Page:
Hungary's parliament approved Monday a bitterly contested bill further opening up healthcare to private insurers, overturning a presidential veto.
Lawmakers approved the health care insurance reform bill by a vote of 203 to 173.
They first approved the bill in December, but it was vetoed by President Laszlo Solyom. Under the Hungarian constitution the president must now sign the legislation into law.
Under the reform the state national health insurer will be replaced by 22 regional ones in which private insurance companies will be allowed to hold stakes of up to 49 percent, with the state retaining the rest.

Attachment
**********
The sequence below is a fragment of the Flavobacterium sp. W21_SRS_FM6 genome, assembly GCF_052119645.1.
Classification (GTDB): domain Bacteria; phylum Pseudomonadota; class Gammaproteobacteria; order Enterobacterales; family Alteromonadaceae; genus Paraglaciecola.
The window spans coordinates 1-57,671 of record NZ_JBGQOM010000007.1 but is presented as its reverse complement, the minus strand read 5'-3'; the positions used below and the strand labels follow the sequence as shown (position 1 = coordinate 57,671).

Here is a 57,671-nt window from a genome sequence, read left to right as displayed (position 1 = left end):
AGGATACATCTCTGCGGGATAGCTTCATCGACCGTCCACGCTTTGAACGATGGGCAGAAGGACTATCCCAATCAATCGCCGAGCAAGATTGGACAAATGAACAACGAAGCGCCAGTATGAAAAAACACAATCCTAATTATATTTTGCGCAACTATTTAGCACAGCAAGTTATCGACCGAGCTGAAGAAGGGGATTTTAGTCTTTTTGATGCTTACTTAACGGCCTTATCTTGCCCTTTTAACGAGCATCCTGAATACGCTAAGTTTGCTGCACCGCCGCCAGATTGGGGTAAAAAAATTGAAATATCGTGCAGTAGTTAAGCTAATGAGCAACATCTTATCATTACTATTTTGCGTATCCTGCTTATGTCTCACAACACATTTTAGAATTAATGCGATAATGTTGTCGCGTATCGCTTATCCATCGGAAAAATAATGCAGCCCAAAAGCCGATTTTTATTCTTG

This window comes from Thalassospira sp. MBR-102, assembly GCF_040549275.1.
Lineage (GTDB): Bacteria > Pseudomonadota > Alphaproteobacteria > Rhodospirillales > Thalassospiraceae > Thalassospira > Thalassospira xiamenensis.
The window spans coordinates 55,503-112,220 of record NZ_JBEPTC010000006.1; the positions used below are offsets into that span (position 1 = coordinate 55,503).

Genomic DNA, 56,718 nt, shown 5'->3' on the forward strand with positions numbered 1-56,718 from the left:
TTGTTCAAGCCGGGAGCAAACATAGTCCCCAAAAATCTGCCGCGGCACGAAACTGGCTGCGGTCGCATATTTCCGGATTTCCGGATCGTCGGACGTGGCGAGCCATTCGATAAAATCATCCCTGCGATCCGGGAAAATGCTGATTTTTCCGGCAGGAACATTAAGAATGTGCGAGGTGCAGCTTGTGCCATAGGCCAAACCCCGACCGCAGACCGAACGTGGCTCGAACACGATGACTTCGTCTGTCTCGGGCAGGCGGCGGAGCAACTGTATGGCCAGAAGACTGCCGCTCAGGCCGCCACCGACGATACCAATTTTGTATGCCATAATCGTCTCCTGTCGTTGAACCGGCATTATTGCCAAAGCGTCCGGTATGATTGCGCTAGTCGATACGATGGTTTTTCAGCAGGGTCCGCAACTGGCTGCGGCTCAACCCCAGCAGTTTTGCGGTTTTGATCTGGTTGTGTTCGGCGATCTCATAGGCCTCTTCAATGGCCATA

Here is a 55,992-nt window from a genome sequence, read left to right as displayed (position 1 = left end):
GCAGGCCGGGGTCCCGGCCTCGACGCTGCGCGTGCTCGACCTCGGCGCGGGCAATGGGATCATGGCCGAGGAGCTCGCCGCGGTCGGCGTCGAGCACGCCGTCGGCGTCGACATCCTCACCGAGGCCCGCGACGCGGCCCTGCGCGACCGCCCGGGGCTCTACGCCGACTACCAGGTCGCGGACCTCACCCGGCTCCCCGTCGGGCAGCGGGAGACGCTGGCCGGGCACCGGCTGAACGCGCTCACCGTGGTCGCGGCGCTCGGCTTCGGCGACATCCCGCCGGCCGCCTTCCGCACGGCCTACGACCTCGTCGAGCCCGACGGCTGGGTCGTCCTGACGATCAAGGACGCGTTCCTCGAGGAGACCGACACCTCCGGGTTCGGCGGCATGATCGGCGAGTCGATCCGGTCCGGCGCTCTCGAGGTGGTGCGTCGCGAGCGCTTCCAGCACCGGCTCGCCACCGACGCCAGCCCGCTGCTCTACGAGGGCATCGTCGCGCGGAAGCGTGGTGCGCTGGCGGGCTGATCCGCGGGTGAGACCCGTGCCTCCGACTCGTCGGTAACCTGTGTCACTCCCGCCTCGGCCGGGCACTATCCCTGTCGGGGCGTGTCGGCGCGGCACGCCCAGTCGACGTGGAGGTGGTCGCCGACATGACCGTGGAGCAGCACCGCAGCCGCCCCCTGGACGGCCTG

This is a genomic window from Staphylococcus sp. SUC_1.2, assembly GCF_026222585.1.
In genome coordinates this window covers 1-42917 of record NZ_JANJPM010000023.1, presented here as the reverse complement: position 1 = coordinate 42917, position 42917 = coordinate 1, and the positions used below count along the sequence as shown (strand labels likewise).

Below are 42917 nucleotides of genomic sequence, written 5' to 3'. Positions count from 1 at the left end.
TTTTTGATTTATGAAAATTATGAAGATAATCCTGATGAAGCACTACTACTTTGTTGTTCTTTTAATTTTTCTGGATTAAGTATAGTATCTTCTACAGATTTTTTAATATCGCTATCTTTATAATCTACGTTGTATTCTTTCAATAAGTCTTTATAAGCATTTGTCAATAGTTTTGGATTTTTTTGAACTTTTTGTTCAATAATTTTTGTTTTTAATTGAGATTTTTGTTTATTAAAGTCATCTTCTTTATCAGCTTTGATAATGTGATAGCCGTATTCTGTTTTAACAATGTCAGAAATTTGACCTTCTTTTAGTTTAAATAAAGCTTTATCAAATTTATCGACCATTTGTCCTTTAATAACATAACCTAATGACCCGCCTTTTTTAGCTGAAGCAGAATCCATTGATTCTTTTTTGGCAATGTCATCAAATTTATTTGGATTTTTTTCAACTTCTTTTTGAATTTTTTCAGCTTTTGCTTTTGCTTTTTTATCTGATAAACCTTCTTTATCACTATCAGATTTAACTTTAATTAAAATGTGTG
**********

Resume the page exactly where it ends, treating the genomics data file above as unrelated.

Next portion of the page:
The government of Socialist Prime Minister Ferenc Gyurcsany has said the state will continue to guarantee universal healthcare coverage.
But the opposition conservatives and unions fear profit-orientated private insurance firms will not want to insure the chronically ill and the elderly, or only at far higher prices.
With the highest deficit ratio in the 27-nation European Union, Hungary's government has been under intense pressure to slash spending.